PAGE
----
Most dental implants use posts and anchors made of titanium, a strong, biocompatible metal. However, more and more people are turning to zirconia implants. These implants were approved by the Food and Drug Administration in 2011, though titanium implants have been used since the 1980s.
What is Zirconia?
Zirconia is the crystalline form of the element zirconium and is technically zirconium dioxide, or ZrO2. Zirconium is what’s known as a transition metal, or a metal that easily forms compounds with other elements. For example, there are three types of zirconia used in dentistry. They’re yttrium cation-doped tetragonal zirconia, or YSZ polycrystals. This is zirconium oxide stabilized at room temperature with yttrium oxide, or YzO3. There’s also alumina toughened by zirconia and magnesium cation-doped partially stabilized zirconia.
Like titanium, zirconia is biocompatible, hypoallergenic and bone can fuse into it. This is crucial when it comes to dental implants, because the post is installed in the jawbone and bone must grow around it to make it secure. Though zirconia implants haven’t been studied as extensively as titanium implants, there are signs that bone fuses even more completely to zirconia than it does to titanium.
One difference between titanium and zirconia dental implants is that titanium implants usually have a post and an abutment that is placed on top of it. In turn, the abutment holds the crown. With zirconia, the post and abutment come as one piece since zirconia does have a tendency to crack more often than titanium. Dental technicians are trying to develop zirconia dental implants that come in two pieces. However, the benefit of having a one-piece implant may lower the risk of bacterial infection and plaque.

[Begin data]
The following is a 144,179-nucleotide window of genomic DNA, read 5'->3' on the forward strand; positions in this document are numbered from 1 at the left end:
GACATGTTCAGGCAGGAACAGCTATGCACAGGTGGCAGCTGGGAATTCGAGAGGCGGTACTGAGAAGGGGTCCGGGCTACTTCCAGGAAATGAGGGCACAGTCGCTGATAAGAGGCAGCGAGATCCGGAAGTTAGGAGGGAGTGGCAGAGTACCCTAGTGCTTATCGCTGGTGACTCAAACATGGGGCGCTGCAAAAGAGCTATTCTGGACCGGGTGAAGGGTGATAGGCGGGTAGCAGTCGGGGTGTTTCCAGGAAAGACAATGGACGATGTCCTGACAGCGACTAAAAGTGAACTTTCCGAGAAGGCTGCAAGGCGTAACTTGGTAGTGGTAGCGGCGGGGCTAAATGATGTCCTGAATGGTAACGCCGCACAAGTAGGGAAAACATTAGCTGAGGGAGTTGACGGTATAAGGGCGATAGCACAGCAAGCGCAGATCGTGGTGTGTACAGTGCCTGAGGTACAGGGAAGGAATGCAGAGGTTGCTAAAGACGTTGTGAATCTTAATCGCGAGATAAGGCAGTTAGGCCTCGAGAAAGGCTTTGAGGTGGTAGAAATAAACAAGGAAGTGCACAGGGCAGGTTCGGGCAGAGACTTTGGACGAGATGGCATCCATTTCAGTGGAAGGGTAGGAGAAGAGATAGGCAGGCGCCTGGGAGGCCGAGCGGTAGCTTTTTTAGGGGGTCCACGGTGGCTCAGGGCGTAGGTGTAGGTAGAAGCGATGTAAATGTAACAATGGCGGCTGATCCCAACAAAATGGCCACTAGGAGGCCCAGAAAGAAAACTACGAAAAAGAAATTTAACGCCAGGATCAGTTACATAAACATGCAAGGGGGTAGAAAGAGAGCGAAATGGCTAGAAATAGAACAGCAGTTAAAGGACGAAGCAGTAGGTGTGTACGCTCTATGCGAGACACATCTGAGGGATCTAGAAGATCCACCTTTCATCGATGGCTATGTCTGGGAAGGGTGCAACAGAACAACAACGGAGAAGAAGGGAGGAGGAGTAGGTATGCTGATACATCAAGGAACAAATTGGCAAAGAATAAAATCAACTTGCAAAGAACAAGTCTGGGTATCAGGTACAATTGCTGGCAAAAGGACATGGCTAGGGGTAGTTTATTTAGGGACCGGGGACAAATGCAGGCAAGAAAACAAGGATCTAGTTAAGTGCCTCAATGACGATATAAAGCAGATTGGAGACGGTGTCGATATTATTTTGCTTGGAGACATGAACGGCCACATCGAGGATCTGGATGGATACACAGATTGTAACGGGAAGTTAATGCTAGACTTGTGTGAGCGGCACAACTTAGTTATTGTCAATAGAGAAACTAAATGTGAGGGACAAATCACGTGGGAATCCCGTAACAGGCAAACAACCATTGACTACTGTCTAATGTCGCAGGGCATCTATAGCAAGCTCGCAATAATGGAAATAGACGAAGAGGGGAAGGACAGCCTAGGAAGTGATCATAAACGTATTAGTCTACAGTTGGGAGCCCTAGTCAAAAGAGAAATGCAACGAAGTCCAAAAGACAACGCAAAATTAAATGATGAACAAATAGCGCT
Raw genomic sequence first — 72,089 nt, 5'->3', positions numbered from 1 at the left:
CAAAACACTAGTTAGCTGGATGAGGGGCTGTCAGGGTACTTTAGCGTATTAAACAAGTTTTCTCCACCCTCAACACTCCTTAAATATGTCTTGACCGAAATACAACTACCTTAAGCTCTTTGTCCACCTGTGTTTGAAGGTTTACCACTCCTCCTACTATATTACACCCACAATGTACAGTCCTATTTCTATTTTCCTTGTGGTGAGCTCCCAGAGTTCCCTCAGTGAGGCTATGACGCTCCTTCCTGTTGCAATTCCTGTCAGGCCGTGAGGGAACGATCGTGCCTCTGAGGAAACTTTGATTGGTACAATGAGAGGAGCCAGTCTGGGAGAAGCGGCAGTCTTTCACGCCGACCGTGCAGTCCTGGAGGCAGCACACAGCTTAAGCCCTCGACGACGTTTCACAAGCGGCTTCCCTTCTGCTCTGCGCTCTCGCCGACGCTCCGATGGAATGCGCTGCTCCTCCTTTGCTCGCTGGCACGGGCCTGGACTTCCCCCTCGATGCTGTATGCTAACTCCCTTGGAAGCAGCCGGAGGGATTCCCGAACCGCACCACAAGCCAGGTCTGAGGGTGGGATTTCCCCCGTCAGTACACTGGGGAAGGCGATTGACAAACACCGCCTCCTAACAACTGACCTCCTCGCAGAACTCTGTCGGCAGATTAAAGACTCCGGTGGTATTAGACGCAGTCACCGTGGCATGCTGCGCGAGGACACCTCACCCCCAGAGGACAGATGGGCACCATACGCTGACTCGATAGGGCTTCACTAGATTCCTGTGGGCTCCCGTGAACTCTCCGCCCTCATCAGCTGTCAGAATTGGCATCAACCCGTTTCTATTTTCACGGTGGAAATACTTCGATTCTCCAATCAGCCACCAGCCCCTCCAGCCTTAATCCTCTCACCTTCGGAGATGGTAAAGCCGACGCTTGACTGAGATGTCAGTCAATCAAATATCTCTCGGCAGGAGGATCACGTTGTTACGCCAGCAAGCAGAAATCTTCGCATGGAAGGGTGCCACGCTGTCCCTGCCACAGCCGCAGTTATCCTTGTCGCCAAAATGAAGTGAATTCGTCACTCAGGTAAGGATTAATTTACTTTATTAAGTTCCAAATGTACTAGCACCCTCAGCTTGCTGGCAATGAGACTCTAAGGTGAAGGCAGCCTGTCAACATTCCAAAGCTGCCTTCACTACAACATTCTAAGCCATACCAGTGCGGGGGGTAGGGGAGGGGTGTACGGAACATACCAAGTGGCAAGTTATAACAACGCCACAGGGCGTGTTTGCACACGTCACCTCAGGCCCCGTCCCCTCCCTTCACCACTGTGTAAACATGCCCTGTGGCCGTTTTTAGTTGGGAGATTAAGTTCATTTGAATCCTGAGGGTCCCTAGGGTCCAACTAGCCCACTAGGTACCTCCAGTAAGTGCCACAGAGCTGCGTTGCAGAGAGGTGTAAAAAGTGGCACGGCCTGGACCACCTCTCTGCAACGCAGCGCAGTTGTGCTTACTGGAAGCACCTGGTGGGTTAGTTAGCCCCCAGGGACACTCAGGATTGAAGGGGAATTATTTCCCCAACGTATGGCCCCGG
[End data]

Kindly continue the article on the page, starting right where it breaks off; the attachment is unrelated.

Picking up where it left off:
Titanium vs. Zirconia
Because titanium implants come in two pieces, they are easier to customize for the patient and place in the jaw than implants made of zirconia. On the other hand, sometimes a gray line can be seen along the ridge of the crown with a titanium abutment. This can be problematic when it comes to the patient’s front teeth. The zirconia post and abutment are close to the color of the patient’s tooth and don’t show a gray line through the gums. Thin gum tissue that can show a gray line from a titanium abutment is one of the reasons a dentist would recommend that their patient have a zirconia implant.
Zirconia also has the benefits of low porosity and high density. Its compressive strength is also impressive, and dentists have found that its mechanical strength rivals that of stainless steel. Another drawback of zirconia implants is that the post and abutment need to be load-free while the jaw heals around it. This means that the dentist might not be ale to place even a temporary crown over it, which can be problematic.
Zirconia costs more than titanium, and most dental health insurers don’t cover the cost of any type of dental implant. A titanium implant costs between $300 and $500 and a zirconia implant can cost between $500 and $600, and this doesn’t count the surgery itself, lab work, computer imaging or follow-up visits. Still, implants made from zirconia are an exciting new development in the field of dentistry.